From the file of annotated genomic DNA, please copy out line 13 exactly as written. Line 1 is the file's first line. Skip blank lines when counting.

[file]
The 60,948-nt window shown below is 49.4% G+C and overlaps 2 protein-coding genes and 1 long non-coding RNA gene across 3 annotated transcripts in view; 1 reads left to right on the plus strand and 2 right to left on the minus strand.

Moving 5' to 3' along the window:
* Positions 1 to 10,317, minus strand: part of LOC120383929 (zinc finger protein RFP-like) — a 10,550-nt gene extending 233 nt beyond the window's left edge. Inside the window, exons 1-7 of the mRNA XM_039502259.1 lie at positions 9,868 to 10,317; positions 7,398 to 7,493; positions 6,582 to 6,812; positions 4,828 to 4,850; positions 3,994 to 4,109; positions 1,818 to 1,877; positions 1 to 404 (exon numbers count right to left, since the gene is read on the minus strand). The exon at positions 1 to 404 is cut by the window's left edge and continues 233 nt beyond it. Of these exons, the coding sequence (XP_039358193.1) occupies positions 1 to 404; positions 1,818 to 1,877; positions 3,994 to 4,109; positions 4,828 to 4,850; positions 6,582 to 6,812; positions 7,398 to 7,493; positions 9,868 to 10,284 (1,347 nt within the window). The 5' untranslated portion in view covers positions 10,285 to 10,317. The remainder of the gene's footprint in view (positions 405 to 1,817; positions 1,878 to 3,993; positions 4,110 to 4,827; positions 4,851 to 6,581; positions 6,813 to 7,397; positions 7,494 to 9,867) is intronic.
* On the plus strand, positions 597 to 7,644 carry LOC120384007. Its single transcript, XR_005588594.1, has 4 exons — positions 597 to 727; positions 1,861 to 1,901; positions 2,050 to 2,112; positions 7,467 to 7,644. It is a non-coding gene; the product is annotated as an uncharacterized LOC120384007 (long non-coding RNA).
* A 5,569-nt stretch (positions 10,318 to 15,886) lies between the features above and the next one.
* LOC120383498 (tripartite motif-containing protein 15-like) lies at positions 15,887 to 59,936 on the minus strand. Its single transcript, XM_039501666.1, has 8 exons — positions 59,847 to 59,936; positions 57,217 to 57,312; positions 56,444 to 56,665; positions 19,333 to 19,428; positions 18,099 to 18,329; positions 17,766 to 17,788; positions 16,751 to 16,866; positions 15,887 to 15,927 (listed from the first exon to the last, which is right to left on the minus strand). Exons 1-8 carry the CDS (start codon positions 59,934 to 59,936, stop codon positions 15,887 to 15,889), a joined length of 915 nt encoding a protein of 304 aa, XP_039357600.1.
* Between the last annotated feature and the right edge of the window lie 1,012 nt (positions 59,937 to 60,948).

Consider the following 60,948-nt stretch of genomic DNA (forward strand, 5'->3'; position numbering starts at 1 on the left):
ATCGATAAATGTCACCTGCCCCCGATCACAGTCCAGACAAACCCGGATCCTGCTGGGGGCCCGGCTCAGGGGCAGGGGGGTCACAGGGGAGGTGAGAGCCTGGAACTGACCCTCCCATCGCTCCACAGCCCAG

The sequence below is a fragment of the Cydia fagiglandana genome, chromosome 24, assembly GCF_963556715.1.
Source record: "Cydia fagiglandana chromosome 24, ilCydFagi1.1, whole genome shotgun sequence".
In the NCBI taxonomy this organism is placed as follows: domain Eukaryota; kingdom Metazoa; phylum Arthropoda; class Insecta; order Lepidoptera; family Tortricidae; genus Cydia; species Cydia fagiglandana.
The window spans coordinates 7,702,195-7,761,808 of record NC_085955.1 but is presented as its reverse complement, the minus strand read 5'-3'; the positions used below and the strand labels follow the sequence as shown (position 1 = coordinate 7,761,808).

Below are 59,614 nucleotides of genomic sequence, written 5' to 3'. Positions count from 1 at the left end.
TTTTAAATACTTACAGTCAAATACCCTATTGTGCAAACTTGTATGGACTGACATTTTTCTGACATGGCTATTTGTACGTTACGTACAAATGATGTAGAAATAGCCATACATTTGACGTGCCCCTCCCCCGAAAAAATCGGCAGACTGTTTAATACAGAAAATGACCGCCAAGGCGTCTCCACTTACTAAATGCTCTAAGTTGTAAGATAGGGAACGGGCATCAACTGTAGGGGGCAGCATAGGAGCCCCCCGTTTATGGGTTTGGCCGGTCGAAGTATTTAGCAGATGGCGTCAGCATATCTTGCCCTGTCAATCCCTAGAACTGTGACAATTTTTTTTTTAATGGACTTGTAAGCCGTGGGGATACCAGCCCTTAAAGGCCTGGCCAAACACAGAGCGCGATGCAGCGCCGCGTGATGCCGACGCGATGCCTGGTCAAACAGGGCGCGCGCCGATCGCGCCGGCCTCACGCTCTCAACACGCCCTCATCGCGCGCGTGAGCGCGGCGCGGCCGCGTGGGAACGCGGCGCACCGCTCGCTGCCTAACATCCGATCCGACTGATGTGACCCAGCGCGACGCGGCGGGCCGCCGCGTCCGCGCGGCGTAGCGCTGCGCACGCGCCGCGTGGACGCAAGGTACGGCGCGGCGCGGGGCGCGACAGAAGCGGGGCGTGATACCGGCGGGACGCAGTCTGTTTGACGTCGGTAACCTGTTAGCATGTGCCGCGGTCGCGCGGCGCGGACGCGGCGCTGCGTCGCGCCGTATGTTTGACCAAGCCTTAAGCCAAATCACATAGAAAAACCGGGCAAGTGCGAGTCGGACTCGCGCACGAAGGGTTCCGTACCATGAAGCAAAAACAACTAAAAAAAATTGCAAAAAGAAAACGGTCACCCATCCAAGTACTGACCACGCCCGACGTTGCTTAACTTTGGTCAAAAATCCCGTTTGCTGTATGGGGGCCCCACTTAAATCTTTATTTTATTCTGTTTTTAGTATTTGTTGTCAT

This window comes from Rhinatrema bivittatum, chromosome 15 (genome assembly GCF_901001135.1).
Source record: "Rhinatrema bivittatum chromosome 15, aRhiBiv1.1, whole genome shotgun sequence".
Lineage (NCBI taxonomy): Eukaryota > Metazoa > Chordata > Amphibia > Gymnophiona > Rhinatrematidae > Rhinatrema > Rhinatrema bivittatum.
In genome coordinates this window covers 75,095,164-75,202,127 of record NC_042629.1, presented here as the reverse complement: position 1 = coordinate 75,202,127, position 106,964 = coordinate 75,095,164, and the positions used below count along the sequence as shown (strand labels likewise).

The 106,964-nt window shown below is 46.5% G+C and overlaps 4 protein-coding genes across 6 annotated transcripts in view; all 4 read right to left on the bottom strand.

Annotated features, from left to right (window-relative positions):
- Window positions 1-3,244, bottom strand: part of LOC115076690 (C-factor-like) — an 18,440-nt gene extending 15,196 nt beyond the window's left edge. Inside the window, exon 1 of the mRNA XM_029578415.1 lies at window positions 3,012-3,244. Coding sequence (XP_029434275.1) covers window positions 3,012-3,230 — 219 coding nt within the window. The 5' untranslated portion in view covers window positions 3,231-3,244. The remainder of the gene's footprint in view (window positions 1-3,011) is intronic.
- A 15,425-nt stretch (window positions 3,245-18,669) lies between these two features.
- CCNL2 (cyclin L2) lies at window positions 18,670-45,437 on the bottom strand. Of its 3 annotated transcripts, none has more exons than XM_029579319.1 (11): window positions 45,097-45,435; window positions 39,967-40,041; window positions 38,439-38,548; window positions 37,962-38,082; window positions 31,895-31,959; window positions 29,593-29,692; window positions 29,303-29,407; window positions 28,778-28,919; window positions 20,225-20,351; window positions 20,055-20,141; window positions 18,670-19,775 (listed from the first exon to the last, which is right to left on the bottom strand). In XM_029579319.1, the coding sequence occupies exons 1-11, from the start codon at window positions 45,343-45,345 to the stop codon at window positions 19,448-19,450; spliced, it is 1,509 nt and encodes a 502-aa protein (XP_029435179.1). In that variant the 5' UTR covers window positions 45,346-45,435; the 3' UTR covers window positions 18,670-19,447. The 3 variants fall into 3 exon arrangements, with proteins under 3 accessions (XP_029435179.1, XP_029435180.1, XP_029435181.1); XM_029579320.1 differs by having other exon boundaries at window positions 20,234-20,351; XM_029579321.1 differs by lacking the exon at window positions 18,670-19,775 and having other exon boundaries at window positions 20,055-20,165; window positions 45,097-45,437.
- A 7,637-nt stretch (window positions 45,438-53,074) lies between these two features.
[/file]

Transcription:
The window spans coordinates 7,702,195-7,761,808 of record NC_085955.1 but is presented as its reverse complement, the minus strand read 5'-3'; the positions used below and the strand labels follow the sequence as shown (position 1 = coordinate 7,761,808).